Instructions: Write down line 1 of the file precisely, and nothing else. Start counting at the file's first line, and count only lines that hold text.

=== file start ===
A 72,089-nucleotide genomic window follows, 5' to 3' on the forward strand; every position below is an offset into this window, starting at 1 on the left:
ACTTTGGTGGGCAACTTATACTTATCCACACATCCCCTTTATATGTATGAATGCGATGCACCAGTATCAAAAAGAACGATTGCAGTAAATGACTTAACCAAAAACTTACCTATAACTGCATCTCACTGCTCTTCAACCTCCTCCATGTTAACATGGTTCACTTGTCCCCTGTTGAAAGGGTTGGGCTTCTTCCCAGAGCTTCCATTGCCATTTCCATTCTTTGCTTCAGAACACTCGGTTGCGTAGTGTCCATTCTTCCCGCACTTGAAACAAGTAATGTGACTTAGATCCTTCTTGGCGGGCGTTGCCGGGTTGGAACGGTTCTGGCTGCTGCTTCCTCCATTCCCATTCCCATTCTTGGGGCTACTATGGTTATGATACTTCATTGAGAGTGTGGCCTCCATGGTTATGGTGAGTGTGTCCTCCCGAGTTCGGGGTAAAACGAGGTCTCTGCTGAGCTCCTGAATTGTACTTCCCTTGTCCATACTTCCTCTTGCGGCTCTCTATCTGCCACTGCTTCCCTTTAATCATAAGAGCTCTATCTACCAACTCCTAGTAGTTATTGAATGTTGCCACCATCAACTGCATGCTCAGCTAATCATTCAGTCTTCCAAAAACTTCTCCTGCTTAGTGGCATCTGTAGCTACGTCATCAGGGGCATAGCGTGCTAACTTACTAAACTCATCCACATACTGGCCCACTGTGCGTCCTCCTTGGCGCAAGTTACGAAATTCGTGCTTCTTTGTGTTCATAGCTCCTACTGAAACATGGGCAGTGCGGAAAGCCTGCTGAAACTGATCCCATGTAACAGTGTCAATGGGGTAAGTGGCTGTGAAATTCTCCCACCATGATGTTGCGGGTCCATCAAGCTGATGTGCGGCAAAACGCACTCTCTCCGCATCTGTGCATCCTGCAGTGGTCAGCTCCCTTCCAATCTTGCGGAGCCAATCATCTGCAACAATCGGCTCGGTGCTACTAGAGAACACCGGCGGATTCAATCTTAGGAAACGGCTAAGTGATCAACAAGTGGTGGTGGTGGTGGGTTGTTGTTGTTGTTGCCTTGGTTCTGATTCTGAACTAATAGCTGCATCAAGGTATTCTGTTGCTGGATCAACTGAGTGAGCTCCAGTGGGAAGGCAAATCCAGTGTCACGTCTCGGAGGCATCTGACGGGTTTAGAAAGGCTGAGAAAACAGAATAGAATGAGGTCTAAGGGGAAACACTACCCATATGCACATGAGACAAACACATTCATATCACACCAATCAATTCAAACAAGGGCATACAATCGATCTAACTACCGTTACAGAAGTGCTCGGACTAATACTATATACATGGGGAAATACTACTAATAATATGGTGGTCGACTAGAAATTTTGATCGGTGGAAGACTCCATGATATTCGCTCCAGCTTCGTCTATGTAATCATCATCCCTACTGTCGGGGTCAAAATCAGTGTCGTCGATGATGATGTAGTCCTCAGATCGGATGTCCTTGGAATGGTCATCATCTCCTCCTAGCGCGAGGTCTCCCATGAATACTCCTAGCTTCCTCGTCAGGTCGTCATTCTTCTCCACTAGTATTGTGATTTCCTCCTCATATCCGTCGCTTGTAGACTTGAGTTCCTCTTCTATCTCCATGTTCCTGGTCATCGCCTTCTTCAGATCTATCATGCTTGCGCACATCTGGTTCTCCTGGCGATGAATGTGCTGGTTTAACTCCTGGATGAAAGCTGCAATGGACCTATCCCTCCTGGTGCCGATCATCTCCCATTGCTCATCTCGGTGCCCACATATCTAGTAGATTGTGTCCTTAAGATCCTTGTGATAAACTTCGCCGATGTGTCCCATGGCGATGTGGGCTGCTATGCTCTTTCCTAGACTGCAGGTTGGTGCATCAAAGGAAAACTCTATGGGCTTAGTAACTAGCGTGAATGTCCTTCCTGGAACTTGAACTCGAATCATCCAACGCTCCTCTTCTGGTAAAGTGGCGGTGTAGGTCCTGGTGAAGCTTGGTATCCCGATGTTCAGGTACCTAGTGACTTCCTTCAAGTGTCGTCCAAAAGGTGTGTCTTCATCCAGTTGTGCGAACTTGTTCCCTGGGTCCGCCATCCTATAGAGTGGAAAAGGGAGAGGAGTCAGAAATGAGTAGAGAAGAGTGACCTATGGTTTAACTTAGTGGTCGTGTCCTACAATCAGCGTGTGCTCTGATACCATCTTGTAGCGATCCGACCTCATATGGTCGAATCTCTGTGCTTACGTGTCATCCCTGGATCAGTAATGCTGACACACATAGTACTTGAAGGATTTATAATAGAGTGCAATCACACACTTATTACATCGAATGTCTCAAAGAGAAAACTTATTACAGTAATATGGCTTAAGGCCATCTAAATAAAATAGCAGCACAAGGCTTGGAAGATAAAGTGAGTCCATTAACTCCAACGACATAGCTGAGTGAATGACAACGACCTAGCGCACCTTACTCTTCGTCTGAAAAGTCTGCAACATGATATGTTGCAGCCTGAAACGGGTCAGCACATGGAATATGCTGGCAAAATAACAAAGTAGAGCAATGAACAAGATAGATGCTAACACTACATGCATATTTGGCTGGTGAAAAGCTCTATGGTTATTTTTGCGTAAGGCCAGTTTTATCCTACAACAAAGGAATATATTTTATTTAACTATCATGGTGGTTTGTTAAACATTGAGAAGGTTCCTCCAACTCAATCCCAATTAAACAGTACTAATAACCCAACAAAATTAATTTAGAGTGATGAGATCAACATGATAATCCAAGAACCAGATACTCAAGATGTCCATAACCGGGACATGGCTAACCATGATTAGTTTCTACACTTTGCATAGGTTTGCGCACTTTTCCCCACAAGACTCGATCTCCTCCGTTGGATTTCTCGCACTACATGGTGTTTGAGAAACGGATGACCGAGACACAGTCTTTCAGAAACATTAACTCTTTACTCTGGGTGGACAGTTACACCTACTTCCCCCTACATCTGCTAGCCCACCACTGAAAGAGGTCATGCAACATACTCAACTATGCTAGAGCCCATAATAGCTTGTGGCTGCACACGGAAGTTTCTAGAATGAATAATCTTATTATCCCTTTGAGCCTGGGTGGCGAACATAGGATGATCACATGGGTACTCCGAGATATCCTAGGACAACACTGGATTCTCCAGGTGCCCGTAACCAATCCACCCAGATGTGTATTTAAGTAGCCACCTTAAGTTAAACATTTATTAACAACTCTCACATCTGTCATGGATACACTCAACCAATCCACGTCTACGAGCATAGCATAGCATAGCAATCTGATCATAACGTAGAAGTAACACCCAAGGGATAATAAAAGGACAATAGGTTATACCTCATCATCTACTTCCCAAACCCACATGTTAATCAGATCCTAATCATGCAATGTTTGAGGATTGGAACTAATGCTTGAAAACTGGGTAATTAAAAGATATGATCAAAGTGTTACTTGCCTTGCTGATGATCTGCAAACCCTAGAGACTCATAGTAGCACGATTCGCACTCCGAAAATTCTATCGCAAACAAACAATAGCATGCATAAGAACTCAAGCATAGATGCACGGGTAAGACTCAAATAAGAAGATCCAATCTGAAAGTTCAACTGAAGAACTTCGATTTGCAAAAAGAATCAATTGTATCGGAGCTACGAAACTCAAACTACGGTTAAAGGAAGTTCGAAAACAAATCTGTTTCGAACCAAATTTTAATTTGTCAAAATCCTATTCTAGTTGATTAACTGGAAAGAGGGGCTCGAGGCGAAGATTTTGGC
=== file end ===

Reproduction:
A 72,089-nucleotide genomic window follows, 5' to 3' on the forward strand; every position below is an offset into this window, starting at 1 on the left: